The European steel industry is the cleanest of its kind in the world, with a long and successful record of environmental innovation to ensure that its operations affect the environment as minimally as possible. This is an ongoing effort, one that the whole sector works to constantly improve on.
In EU usage, the term 'Industrial emissions' is not a reference to greenhouse gases like CO2. Rather, it describes other key pollutants - such as nitrogen and sulphur oxides, carbon monoxide and particulates.
The size and share of industrial emissions from industrial installations has been a long term concern, and there is a long history of legislation controlling it, all with the objective of reducing pollution. The European Union has had environmental pollutant legislation on the statute since at least the late 1970s.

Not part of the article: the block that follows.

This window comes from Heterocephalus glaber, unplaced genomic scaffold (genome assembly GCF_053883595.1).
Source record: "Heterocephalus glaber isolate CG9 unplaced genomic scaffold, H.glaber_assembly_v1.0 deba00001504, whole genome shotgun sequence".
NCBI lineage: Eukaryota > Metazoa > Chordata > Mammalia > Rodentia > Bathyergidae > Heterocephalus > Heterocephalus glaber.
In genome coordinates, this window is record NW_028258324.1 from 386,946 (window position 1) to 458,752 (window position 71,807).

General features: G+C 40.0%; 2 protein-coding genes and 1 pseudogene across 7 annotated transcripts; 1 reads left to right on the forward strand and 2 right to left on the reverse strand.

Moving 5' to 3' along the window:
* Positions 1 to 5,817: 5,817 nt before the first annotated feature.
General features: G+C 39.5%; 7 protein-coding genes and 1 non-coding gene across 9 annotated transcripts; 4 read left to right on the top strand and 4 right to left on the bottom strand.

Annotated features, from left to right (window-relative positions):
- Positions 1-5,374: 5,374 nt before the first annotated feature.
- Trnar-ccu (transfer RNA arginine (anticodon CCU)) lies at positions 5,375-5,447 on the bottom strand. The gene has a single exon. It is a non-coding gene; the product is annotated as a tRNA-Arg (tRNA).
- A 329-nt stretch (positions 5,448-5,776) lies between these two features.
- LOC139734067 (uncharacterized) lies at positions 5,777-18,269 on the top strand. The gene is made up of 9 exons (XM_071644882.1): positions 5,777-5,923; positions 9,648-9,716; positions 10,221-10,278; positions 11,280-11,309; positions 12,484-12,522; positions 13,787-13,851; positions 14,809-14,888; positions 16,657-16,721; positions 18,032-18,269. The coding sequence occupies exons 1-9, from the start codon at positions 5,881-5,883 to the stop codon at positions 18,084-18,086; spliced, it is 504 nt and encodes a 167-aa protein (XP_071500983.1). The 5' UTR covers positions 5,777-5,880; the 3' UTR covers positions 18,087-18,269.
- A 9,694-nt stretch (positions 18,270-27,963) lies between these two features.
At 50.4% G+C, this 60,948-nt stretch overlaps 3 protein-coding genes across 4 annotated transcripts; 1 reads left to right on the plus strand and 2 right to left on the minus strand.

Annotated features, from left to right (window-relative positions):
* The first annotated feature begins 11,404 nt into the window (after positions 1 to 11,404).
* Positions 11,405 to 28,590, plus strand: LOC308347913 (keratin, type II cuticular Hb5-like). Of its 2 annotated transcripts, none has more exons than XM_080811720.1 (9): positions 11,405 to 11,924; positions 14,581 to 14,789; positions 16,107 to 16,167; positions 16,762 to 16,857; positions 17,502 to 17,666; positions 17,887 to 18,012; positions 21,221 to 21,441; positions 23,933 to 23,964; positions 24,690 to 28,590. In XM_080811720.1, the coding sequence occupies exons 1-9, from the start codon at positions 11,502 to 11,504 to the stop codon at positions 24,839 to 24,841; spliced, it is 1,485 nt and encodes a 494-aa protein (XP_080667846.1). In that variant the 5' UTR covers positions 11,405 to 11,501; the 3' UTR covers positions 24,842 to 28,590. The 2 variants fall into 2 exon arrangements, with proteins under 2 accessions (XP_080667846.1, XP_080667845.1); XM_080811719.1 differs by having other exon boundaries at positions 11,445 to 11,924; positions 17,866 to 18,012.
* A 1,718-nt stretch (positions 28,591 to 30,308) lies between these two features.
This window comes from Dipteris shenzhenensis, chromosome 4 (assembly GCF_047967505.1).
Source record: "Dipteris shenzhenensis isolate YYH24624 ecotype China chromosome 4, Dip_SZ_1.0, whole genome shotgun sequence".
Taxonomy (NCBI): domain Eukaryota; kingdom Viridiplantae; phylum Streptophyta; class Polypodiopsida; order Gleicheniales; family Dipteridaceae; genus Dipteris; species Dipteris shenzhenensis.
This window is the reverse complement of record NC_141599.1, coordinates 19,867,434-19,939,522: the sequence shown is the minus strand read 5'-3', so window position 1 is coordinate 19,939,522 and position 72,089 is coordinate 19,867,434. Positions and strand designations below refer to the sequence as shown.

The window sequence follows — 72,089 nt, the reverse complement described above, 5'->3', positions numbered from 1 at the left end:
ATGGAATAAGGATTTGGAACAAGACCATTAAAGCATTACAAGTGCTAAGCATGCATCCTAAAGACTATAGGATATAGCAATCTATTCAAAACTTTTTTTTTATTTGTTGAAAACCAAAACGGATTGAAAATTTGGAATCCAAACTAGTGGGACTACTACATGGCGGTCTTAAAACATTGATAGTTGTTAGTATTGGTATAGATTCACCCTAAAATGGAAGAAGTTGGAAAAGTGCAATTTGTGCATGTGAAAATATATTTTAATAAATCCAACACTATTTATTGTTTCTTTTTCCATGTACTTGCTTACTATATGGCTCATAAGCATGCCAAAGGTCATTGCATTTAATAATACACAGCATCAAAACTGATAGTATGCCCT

This legislation is constantly updated in line with the evolving need to protect the environment. This is especially the case at EU level, with the following main pieces of legislation of essence for the European steel industry:
The Commission proposal for the revised Industrial Emissions Directive (IED) risks
slowing the green transition, hampering innovation and complicating permit processes
Neutrality towards technology choices, acknowledgment of transition timing and framework conditions needed as well as consistency with EU climate legislation are key factors for success, EUROFER webinar points out
Key messages from the Industrial Emissions Alliance on the Targeted Stakeholder Survey (TSS) on the E-PRTR Regulation revision.